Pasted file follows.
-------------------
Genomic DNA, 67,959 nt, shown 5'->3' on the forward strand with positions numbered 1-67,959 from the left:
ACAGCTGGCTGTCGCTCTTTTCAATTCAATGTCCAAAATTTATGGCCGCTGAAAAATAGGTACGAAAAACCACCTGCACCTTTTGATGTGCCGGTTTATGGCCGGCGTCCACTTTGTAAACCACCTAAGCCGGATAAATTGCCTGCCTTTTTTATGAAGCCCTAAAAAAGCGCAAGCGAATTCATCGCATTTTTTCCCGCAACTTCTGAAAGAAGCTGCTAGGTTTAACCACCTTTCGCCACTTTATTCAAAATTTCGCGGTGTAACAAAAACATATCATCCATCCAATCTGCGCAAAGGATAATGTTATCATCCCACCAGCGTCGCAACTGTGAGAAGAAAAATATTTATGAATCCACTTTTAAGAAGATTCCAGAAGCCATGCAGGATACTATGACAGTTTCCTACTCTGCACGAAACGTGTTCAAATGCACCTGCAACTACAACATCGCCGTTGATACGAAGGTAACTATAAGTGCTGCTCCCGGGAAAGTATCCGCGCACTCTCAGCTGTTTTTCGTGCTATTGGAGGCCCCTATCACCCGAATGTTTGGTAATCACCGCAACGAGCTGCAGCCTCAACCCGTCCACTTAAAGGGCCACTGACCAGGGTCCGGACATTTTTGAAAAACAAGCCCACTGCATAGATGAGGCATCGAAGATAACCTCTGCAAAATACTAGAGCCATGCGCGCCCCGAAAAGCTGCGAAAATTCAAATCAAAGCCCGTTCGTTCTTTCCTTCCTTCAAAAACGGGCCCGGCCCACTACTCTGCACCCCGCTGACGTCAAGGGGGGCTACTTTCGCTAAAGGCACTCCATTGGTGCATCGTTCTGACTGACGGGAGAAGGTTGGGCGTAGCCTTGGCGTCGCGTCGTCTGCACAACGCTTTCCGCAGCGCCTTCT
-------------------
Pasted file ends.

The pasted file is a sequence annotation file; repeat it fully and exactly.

Genomic DNA, 67,959 nt, shown 5'->3' on the forward strand with positions numbered 1-67,959 from the left:
ACAGCTGGCTGTCGCTCTTTTCAATTCAATGTCCAAAATTTATGGCCGCTGAAAAATAGGTACGAAAAACCACCTGCACCTTTTGATGTGCCGGTTTATGGCCGGCGTCCACTTTGTAAACCACCTAAGCCGGATAAATTGCCTGCCTTTTTTATGAAGCCCTAAAAAAGCGCAAGCGAATTCATCGCATTTTTTCCCGCAACTTCTGAAAGAAGCTGCTAGGTTTAACCACCTTTCGCCACTTTATTCAAAATTTCGCGGTGTAACAAAAACATATCATCCATCCAATCTGCGCAAAGGATAATGTTATCATCCCACCAGCGTCGCAACTGTGAGAAGAAAAATATTTATGAATCCACTTTTAAGAAGATTCCAGAAGCCATGCAGGATACTATGACAGTTTCCTACTCTGCACGAAACGTGTTCAAATGCACCTGCAACTACAACATCGCCGTTGATACGAAGGTAACTATAAGTGCTGCTCCCGGGAAAGTATCCGCGCACTCTCAGCTGTTTTTCGTGCTATTGGAGGCCCCTATCACCCGAATGTTTGGTAATCACCGCAACGAGCTGCAGCCTCAACCCGTCCACTTAAAGGGCCACTGACCAGGGTCCGGACATTTTTGAAAAACAAGCCCACTGCATAGATGAGGCATCGAAGATAACCTCTGCAAAATACTAGAGCCATGCGCGCCCCGAAAAGCTGCGAAAATTCAAATCAAAGCCCGTTCGTTCTTTCCTTCCTTCAAAAACGGGCCCGGCCCACTACTCTGCACCCCGCTGACGTCAAGGGGGGCTACTTTCGCTAAAGGCACTCCATTGGTGCATCGTTCTGACTGACGGGAGAAGGTTGGGCGTAGCCTTGGCGTCGCGTCGTCTGCACAACGCTTTCCGCAGCGCCTTCT